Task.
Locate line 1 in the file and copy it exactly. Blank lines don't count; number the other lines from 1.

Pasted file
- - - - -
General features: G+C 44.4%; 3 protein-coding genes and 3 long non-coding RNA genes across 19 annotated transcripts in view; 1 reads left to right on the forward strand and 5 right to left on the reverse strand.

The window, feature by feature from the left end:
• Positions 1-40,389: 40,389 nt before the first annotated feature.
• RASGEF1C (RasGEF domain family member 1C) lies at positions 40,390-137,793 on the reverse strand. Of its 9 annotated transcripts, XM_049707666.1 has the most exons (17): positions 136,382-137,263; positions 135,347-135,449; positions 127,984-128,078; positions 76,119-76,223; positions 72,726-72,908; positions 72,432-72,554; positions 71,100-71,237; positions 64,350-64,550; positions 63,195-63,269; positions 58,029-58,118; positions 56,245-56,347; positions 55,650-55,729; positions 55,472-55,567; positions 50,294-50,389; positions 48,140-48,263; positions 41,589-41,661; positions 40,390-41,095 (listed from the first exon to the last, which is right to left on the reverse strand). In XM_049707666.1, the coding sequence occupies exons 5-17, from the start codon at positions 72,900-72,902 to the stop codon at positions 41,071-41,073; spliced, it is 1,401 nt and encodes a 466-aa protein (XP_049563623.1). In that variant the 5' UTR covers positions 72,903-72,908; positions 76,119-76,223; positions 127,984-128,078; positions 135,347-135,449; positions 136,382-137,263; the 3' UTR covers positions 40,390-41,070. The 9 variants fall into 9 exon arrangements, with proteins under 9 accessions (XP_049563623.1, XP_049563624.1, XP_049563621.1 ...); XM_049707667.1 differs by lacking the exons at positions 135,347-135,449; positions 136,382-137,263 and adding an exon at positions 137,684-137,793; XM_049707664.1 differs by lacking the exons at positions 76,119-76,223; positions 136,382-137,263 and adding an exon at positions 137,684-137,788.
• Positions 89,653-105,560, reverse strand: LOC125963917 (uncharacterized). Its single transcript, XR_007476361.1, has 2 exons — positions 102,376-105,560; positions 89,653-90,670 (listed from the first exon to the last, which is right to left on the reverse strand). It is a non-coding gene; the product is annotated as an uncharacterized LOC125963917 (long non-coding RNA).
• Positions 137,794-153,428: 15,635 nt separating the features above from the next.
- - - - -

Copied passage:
General features: G+C 44.4%; 3 protein-coding genes and 3 long non-coding RNA genes across 19 annotated transcripts in view; 1 reads left to right on the forward strand and 5 right to left on the reverse strand.